COVID-19 Inflicts €2 Billion of Losses on Italian Olive Oil Sector

Italy’s major farmers association attributes the bulk of losses to the shutdown of the nation’s foodservice sector during the pandemic and a precipitous drop in tourism.
Jul. 13, 2020
Paolo DeAndreis

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The Ital­ian olive oil sec­tor has lost €2 bil­lion ($2.25 bil­lion) dur­ing the months of the COVID-19 lock­down, accord­ing to the Ital­ian farm­ers’ asso­ci­a­tion, Coldiretti.

The group recently pub­lished its fig­ures detail­ing the eco­nomic fall­out from the pan­demic, which has hit tens of thou­sands of small and large olive oil pro­duc­ers across the coun­try.

We need a rel­e­vant pub­lic com­mit­ment to restart exports, with an extra­or­di­nary com­mu­ni­ca­tion plan about olive oil. - Ettore Pran­dini, pres­i­dent, Coldiretti

Most of the eco­nomic dam­age is due to the coro­n­avirus con­tain­ment mea­sures, includ­ing the shut­down of the food ser­vices. How­ever, the sec­tor was also dev­as­tated by the falling olive oil prices and by the col­lapse of tourism — a sig­nif­i­cant sales chan­nel for medium and small pro­duc­ers in the coun­try.

Coldiretti also warned that these losses are likely to con­tinue as olive oil prices stay low and restau­rants, farm­houses and most other tourist venues strug­gle to return to nor­mal oper­a­tions, due to the reduced flow of vis­i­tors.

See more: COVID-19 Updates

In a note, Coldiretti warned of the mag­ni­tude of the eco­nomic con­trac­tion for a sec­tor in Italy that includes more than 400,000 ded­i­cated farms, which oper­ate with 533 olive vari­eties and 250 mil­lion olive trees to pro­duce the high­est num­ber of Pro­tected Des­ig­na­tion of Ori­gin and Pro­tected Geo­graph­i­cal Indi­ca­tion extra vir­gin olive oils in Europe.”


Given the num­bers involved, Coldiretti stressed, the con­se­quences could spread beyond the imme­di­ate bound­aries of the sec­tor. The asso­ci­a­tion argued that employ­ment fig­ures in related busi­nesses and long-term impacts on the envi­ron­ment were also a risk.

In Cal­abria alone, which is the sec­ond largest olive oil pro­duc­ing region in the coun­try, losses for the sec­tor and for busi­nesses related to olive oil pro­duc­tion and dis­tri­b­u­tion reached €400 mil­lion ($452 mil­lion).

With 470,000 acres of olive orchards, Cal­abria accounts for more than 30 per­cent of Italy’s olive oil yield. Olive oil pro­duc­tion also accounts for about 36 per­cent of the region’s total agri­cul­tural out­put.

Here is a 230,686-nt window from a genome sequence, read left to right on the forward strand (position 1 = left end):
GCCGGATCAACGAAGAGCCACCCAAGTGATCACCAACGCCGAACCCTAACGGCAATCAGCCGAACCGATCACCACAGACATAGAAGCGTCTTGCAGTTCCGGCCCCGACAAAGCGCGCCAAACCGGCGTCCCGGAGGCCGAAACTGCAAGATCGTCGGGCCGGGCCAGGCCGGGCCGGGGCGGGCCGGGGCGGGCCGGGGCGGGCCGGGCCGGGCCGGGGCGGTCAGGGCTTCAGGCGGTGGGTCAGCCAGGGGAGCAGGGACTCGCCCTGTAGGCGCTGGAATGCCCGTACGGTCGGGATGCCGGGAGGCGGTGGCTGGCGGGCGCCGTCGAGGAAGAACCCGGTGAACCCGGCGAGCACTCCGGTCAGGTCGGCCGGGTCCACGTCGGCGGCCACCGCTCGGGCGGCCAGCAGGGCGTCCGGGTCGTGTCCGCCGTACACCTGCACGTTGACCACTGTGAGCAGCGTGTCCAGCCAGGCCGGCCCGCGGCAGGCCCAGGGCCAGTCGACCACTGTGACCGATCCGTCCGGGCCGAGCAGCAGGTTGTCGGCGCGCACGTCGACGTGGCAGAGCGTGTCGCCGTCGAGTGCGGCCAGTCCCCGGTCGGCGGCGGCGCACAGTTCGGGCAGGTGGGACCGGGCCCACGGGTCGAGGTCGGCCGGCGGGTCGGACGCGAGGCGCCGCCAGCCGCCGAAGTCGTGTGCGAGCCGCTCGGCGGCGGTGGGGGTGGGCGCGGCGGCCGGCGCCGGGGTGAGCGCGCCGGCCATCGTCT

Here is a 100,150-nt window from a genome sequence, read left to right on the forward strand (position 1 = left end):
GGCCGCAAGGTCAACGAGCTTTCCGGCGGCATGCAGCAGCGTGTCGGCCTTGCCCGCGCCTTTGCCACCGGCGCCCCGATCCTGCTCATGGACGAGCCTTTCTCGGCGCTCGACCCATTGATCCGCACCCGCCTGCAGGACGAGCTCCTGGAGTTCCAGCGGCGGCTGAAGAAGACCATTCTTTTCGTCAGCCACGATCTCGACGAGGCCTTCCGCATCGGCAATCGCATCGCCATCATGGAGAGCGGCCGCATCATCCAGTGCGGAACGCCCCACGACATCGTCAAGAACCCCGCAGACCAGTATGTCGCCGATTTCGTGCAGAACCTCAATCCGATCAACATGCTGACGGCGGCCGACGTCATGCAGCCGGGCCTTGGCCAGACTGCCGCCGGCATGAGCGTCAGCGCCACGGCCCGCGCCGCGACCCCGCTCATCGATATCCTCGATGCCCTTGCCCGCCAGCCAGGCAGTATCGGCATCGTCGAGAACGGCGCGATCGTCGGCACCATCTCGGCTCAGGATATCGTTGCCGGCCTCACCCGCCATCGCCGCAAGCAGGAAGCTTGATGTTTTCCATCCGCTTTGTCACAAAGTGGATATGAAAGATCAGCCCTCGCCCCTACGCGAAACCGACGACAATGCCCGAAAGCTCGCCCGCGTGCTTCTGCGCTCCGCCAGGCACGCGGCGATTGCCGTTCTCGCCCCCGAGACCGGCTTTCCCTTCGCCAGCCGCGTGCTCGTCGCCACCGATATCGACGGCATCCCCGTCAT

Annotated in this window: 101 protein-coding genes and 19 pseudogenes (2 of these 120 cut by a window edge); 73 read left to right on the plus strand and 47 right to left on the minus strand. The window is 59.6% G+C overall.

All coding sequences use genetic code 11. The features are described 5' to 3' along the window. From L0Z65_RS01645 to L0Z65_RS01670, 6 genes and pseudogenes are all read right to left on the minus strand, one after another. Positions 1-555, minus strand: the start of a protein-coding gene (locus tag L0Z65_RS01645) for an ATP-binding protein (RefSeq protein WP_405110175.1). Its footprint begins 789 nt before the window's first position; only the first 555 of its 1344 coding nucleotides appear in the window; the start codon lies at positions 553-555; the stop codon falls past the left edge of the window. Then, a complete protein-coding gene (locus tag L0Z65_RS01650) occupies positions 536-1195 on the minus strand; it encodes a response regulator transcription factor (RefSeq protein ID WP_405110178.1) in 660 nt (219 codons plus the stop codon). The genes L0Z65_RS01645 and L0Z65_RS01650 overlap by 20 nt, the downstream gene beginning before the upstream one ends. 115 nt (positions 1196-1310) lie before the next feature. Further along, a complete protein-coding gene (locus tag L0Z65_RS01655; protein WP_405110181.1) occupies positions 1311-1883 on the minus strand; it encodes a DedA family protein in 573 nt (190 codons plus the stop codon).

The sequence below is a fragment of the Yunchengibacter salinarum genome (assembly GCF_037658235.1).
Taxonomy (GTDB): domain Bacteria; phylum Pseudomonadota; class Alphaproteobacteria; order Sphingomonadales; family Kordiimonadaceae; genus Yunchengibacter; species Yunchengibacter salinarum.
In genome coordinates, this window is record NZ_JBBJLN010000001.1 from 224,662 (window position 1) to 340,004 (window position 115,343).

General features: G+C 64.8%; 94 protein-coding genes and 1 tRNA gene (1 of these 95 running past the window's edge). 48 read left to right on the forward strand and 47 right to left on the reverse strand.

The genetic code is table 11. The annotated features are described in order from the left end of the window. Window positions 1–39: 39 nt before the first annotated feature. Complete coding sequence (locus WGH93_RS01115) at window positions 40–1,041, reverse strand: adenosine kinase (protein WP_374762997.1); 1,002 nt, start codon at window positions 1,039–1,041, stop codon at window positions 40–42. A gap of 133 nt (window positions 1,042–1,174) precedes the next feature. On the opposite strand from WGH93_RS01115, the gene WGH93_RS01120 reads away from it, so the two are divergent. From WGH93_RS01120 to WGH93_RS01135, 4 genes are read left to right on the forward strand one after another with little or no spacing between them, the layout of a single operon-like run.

Prices paid to pro­duc­ers have fallen 44 per­cent, num­bers that have not been recorded since 2014,” Coldiretti said. A phe­nom­e­non due to the pres­ence on the world mar­ket of abun­dant stocks of old Span­ish olive oil.”

Coldiretti argued that prices in Italy were falling as a result of Span­ish olive oil imports flood­ing the Ital­ian mar­ket. The asso­ci­a­tion added that much of the oil would be labeled as Ital­ian olive oil with no clear indi­ca­tion of its true ori­gin.

To counter the effects of this cur­rent cri­sis, Coldiretti has pro­posed a save the olives project” to national and local author­i­ties as well to those involved in olive oil pro­duc­tion and sales.

The project involves a series of mea­sures, such as a sim­pli­fied access to the already allo­cated funds for the mod­ern­iza­tion of the olive oil sec­tor or a flex­i­ble bureau­cracy to cer­tify the qual­ity of prod­ucts, includ­ing PDO and PGI, organic and SQNPI qual­ity.”

The SQNPI is a cer­ti­fi­ca­tion scheme meant to add value to agri­cul­tural prod­ucts by demon­strat­ing on their label that those prod­ucts have been pro­duced in com­pli­ance with local reg­u­la­tions.

Other pro­posed mea­sures include the pur­chase of extra vir­gin olive oil for the fam­i­lies in need and the manda­tory use of Ital­ian olive oils in pub­lic cafe­te­rias.

Coldiretti also asked for new funds for olive oil pro­duc­ers to com­pen­sate them for the drop in sales and spe­cific funds for the PDO and PGI-cer­ti­fied olive oil stocks that went unsold.

Coldiretti has also asked local and national author­i­ties to work together in order to bet­ter coor­di­nate olive oil exports.

We need a rel­e­vant pub­lic com­mit­ment to restart exports, with an extra­or­di­nary com­mu­ni­ca­tion plan about olive oil,” Ettore Pran­dini, the association’s pres­i­dent, said. This is even more needed now that Ital­ian olive oil exports could soon be hit by the new tar­iffs being con­sid­ered by United States Pres­i­dent Don­ald Trump as a result of the con­tin­u­ing dis­pute with the Euro­pean Union about the aero­nau­ti­cal sec­tor.”

The Ital­ian Asso­ci­a­tion of the Olive Oil Indus­try (Assi­tol) has pre­vi­ously warned that these tar­iffs could cost the sec­tor $200 mil­lion per year.


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